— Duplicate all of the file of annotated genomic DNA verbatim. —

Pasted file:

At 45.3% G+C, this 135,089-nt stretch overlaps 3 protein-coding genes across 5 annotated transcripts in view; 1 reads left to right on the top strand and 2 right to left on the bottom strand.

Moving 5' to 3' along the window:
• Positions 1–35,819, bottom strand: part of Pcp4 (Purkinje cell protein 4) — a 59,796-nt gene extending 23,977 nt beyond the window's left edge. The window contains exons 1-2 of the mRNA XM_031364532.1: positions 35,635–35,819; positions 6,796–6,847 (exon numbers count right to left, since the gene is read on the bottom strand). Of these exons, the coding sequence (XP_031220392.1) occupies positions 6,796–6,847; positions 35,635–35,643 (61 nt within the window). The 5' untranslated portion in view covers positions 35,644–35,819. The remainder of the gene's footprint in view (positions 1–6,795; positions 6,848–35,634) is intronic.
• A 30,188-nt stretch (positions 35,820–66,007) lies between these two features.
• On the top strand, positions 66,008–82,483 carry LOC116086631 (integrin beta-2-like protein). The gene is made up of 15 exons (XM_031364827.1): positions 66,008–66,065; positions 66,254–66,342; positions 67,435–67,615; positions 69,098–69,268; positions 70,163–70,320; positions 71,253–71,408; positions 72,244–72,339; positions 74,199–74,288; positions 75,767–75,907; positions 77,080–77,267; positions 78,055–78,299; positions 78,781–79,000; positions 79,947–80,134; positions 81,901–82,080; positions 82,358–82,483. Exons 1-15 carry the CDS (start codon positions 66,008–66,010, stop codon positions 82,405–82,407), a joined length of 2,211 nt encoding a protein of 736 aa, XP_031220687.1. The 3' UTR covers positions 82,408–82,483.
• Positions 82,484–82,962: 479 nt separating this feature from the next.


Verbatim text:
At 45.3% G+C, this 135,089-nt stretch overlaps 3 protein-coding genes across 5 annotated transcripts in view; 1 reads left to right on the top strand and 2 right to left on the bottom strand.

Moving 5' to 3' along the window:
• Positions 1–35,819, bottom strand: part of Pcp4 (Purkinje cell protein 4) — a 59,796-nt gene extending 23,977 nt beyond the window's left edge. The window contains exons 1-2 of the mRNA XM_031364532.1: positions 35,635–35,819; positions 6,796–6,847 (exon numbers count right to left, since the gene is read on the bottom strand). Of these exons, the coding sequence (XP_031220392.1) occupies positions 6,796–6,847; positions 35,635–35,643 (61 nt within the window). The 5' untranslated portion in view covers positions 35,644–35,819. The remainder of the gene's footprint in view (positions 1–6,795; positions 6,848–35,634) is intronic.
• A 30,188-nt stretch (positions 35,820–66,007) lies between these two features.
• On the top strand, positions 66,008–82,483 carry LOC116086631 (integrin beta-2-like protein). The gene is made up of 15 exons (XM_031364827.1): positions 66,008–66,065; positions 66,254–66,342; positions 67,435–67,615; positions 69,098–69,268; positions 70,163–70,320; positions 71,253–71,408; positions 72,244–72,339; positions 74,199–74,288; positions 75,767–75,907; positions 77,080–77,267; positions 78,055–78,299; positions 78,781–79,000; positions 79,947–80,134; positions 81,901–82,080; positions 82,358–82,483. Exons 1-15 carry the CDS (start codon positions 66,008–66,010, stop codon positions 82,405–82,407), a joined length of 2,211 nt encoding a protein of 736 aa, XP_031220687.1. The 3' UTR covers positions 82,408–82,483.
• Positions 82,484–82,962: 479 nt separating this feature from the next.